Bodrum'da Olan Bitenler

Scuba Diving in Bodrum


Annette Ertan

Bodrum appears on the scuba diving world map for a number of reasons, the primary one being the excellent Museum of Underwater Archaeology found in the symbol of Bodrum – the Bodrum Castle. Inside the mighty medieval walls are exhibition halls and gardens displaying the finds from the ancient shipwrecks excavated by international archaeological teams along the Turkish SouthWest coast.
In the early adventuring days of those pioneering excavations, Bodrum was a natural base as it still had the experience, equipment and knowledge of the traditional sponge divers. As the Fisheries Research Institute became established, it too contributed new expertise and most importantly – a hyperbaric or decompression chamber ( now at the State Hospital) , to Bodrum’s claim to being a diving centre.
As tourism grew in Bodrum , the startling clear waters of the seas around it attracted the sports divers and enthusiasts who came to dive just for fun. At the same time – in the 80’s, the military restrictions on diving areas eased, and diving companies were set up to cater for the new explorers of the underwater world.
Scuba diving is growing world-wide and so are the organisations that provide the training and certification that allows a diver’s level to be recognised anywhere, those organisations eg PADI or CMAS also certify the dive companies themselves so a would-be diver knows where to start looking for a trained level of service.
There are about 20 dive companies/ boats operating around Bodrum peninsula this year, with at least 11 Dive companies for Bodrum listed on the PADI website at , and others are linked with CMAS, BSAC etc, but they all must be registered with the Turkish authority- the Underwater Sports, Life Guarding and Water Ski Federation.
So where do you start?
Here are the answers to all the questions you were afraid to ask about scuba-diving!
Q: What do I have to bring?
A: As a beginner, all you need is your swimming gear, ie towel, bathers, sun-protection hat/cream and some money for drinks on board. Just like a boat trip in fact! All the actual equipment is supplied by the dive company, but if you are snorkeller – bring that gear along as it is always more comfortable to use your own mask.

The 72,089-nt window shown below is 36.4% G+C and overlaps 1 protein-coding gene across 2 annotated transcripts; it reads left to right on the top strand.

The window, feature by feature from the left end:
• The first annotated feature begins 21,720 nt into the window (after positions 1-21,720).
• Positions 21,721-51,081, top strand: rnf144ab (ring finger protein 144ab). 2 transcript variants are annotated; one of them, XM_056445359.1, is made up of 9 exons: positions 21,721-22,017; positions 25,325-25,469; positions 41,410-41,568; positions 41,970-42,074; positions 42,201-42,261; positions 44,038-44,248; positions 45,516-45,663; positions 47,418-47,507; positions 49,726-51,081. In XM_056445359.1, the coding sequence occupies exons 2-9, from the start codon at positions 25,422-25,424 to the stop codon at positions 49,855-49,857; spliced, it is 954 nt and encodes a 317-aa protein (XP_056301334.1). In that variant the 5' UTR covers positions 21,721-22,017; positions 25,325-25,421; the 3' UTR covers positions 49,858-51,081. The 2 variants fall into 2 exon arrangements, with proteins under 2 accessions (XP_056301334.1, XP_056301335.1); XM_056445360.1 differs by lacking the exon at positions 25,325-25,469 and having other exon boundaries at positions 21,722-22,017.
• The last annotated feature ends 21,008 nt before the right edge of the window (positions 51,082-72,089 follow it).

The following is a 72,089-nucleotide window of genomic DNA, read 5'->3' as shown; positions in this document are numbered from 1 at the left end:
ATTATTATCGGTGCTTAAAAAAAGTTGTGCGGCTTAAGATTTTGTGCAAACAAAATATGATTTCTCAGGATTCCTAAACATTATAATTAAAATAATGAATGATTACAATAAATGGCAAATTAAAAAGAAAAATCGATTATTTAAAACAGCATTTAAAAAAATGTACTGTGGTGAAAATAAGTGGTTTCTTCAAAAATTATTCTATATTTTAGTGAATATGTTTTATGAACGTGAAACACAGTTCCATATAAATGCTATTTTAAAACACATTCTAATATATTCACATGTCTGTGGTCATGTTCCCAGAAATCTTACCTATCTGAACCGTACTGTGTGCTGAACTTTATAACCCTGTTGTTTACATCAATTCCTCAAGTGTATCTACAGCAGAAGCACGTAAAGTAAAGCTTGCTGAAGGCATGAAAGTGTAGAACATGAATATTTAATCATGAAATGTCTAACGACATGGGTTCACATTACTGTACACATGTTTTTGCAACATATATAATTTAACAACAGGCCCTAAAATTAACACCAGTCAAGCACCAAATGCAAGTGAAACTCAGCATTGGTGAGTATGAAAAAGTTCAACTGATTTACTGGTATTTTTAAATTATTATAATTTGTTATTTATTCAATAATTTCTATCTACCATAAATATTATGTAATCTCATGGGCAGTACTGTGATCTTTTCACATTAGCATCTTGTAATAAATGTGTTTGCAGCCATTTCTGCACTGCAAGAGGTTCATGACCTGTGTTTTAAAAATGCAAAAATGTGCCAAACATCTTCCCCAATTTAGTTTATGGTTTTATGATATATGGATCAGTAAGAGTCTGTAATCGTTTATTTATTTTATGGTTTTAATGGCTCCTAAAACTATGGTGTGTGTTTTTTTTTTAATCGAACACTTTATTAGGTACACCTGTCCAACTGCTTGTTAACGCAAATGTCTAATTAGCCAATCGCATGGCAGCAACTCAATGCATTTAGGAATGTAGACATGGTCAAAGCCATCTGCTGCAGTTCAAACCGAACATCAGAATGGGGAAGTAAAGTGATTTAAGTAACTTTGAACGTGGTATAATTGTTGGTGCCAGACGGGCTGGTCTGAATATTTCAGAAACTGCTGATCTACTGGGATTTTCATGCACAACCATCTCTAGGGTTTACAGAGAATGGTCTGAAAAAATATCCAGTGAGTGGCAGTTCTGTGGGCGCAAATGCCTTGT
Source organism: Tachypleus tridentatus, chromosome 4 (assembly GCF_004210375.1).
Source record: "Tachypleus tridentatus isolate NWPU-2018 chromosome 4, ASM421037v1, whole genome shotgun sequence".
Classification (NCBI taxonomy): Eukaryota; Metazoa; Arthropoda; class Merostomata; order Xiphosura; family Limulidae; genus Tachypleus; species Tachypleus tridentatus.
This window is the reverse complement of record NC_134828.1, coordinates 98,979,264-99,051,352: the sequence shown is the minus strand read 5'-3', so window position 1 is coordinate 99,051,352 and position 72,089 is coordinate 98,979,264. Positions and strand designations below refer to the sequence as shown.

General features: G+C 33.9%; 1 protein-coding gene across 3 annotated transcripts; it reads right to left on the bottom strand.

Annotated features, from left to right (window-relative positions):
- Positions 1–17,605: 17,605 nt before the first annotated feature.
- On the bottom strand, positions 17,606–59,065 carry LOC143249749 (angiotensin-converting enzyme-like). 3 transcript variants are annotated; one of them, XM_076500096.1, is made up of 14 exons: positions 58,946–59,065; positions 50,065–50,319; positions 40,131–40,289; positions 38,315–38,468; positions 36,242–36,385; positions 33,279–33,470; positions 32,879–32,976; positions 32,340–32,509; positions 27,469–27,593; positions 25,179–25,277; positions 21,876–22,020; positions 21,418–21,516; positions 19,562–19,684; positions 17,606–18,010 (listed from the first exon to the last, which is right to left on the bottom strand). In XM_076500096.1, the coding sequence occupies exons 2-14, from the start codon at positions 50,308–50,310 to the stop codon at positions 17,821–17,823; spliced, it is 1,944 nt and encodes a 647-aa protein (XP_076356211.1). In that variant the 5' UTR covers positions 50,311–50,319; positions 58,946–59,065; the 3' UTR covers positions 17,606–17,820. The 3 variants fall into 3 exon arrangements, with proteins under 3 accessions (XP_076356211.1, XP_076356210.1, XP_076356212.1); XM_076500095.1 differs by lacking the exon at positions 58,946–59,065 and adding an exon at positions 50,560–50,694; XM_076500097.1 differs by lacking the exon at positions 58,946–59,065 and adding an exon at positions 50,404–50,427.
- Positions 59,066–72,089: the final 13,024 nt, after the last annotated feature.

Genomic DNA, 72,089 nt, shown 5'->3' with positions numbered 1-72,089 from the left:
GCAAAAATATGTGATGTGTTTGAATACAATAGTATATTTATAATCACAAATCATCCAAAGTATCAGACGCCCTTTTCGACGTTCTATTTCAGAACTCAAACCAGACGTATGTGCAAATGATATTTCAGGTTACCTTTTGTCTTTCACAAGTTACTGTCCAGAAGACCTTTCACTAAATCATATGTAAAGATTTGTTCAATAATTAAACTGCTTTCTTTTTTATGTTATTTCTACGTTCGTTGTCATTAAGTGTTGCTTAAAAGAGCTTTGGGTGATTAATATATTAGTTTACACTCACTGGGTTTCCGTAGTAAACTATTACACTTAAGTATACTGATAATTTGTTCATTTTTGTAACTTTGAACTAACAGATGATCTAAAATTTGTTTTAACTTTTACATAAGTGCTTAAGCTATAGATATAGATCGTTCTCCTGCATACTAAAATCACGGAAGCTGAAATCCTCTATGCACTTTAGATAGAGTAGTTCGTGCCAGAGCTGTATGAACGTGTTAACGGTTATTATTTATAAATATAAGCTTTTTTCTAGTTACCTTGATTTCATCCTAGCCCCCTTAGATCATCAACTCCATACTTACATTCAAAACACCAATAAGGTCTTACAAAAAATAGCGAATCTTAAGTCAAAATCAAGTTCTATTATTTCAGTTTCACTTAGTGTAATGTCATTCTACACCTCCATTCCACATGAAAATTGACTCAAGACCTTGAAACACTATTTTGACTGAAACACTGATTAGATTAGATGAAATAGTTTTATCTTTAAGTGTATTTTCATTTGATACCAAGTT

Q: I am afraid!( but curious to try)
A: A little bit of fear is natural and leads to a cautious start- not a bad thing in adventure sport where safety has to be considered. You can start slowly by trying out the equipment and breathing sensations in a free pool try-dive, then join the boat for a day as a Discovery Diver for the introduction to the sea. Don’t be afraid to take it at your pace!
Q: I am quite heavy- how will you get me underwater? And once there- how will you get me up?!
A: One of the main skills in scuba-diving is learning your own buoyancy which is not directly related to size. It is achieved by adjusting the amount of lead weights carried, against the inflation of your buoyancy jacket, for beginners this is worked out for you. So yes- you can go underwater – and re-surface!
Q: I am 70 but in good health- can I dive?
A: In general yes .Every would–be diver is asked for any history of health problems or operations. If you are uncertain the dive company can refer you to a local doctor for a health check specifically for diving.
Q: Is there anything to see underwater?
A: In the Bodrum diving areas , the water is wonderfully clear with visibility up to 30m at times. You will see schools of fish, sponges and other sea life, interesting rock and cliff patterns, and for the experienced divers there are the rock reefs, a cave, and the deep ‘walls’. Certainly it is not the Red Sea or the Great Barrier Reef, but for enjoyable relaxing diving the Bodrum underwater sights are in a class of their own.